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Namie Amuro tops Nikkei Marketing Journal's list of 2018's most popular products and services

by Mark Schreiber

Contributing Writer

Described in its choice for the year’s yokozuna (grand champion) as dasa-kakoyosa — something that’s behind the times, but cool nonetheless — entertainer Namie Amuro appeared at the top of the Nikkei Marketing Journal’s 48th annual Hitto Shohin Banzuke (ranking of hit products) on Dec. 5.

The Okinawa-born pop diva of the Heisei Era, whose music career began in 1992, attracted 800,000 fans to her series of nationwide concerts in the run-up to her retirement in September. She also sold 2.41 million copies of her albums.

The Nikkei Marketing Journal is credited with coining the term “hitto shohin” (“hit product”) as a promotional move after the thrice-weekly newspaper covering retailing and distribution was launched in 1971, when its management came up with the novel idea of ranking the year’s most popular products and services using a stylized list of sumo wrestler rankings, called a banzuke, to publicize the year’s bestsellers.

The Nikkei Marketing Journal’s banzuke, which appears the first week in December, adorns page one with traditional brush calligraphy in east-west sumo-style rankings, with sumo ranks such as yokozuna (grand champion) and ozeki (champion) assigned to the most popular items.

Opposite Amuro’s yokozuna slot, on the banzuke’s west side, was TikTok, the 15-second sound and image application from China that has won over more than 500 million young people worldwide.

Some of the standouts on the list were use of smartphones as a cash substitute, in second place; the new Takashimaya shopping center at Nihonbashi, which attracted 2.5 million visitors in the two months since its opening in September (seventh place); and record-setting high temperatures in July, which led to “super heat consumption,” such as demand for air conditioners (1.76 million units sold)(ninth place).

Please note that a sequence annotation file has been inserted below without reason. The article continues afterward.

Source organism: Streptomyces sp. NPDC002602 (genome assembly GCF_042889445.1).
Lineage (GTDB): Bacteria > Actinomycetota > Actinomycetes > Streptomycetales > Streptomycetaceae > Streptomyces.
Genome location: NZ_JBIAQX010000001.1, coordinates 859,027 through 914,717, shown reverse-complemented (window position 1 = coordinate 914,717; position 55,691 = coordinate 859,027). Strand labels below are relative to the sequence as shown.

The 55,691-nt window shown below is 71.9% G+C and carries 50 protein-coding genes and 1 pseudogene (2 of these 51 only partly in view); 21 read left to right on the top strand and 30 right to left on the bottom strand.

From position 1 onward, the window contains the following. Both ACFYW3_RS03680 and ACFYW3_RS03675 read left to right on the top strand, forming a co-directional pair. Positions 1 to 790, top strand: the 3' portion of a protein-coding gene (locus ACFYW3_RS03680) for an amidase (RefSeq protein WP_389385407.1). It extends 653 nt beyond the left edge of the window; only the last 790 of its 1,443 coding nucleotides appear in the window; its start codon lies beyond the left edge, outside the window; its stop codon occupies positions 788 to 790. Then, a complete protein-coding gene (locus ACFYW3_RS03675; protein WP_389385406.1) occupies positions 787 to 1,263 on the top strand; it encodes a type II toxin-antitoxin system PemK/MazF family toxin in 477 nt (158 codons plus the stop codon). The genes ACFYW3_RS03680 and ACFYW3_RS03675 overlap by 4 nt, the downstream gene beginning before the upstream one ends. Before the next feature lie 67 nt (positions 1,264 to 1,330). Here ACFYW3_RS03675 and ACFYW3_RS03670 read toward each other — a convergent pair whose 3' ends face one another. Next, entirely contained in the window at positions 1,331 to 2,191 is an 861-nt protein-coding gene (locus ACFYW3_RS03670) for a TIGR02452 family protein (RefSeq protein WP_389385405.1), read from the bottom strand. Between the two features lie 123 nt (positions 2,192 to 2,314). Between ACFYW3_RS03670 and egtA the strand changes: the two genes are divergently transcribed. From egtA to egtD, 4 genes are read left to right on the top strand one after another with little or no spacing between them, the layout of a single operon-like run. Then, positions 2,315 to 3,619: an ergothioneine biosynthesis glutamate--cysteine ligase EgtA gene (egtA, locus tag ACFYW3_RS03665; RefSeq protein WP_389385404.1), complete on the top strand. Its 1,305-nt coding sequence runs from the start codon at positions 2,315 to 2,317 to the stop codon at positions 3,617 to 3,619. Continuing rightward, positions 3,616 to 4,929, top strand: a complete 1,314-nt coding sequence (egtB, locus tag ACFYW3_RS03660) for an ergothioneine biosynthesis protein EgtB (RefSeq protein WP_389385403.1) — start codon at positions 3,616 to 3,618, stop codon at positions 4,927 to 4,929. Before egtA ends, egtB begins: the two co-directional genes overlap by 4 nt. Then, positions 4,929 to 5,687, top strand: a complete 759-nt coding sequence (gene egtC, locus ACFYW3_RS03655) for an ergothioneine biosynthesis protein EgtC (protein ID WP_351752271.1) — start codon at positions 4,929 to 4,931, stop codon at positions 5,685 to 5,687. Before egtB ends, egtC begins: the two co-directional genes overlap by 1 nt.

Scattered throughout the list could be found famous brands such as Kirin, Toyota, Nikon, Gucci, Shiseido and Takaratomi. Also represented was the successful Japan release of Queen biopic “Bohemian Rhapsody,” tapioca milk tea from Taiwan, facial cosmetics for men; and onigiri-style rice balls made from mochimugi (a type of high-fiber barley).

In keeping with the sumo tradition, Nikkei Marketing Journal bestowed three “prizes” — for outstanding performance, fighting spirit and technique — which went, respectively, to Shohei Ohtani of the Los Angeles Angels (winner of the American League rookie of the year award); Japan’s national team at the FIFA Soccer World Cup; and an award shared between actor Yoshi Murotsu and environmentally friendly paper straws. The year’s booby prize went to cryptocurrencies.

Sometimes these hits are just one-time fads, newfangled items whose fame is transitory. Nikkei Marketing Journal strongly insists the hit products it selects should be differentiated from fads, although sometimes the distinction isn’t easy to make. Visible popularity — such as in the form of long queues of customers waiting outside shops — can be a key factor in the choice, but for a product or service to warrant designation as a true “hit,” it should either carve out a completely new type of consumption or at the very least impose change on the direction of the market.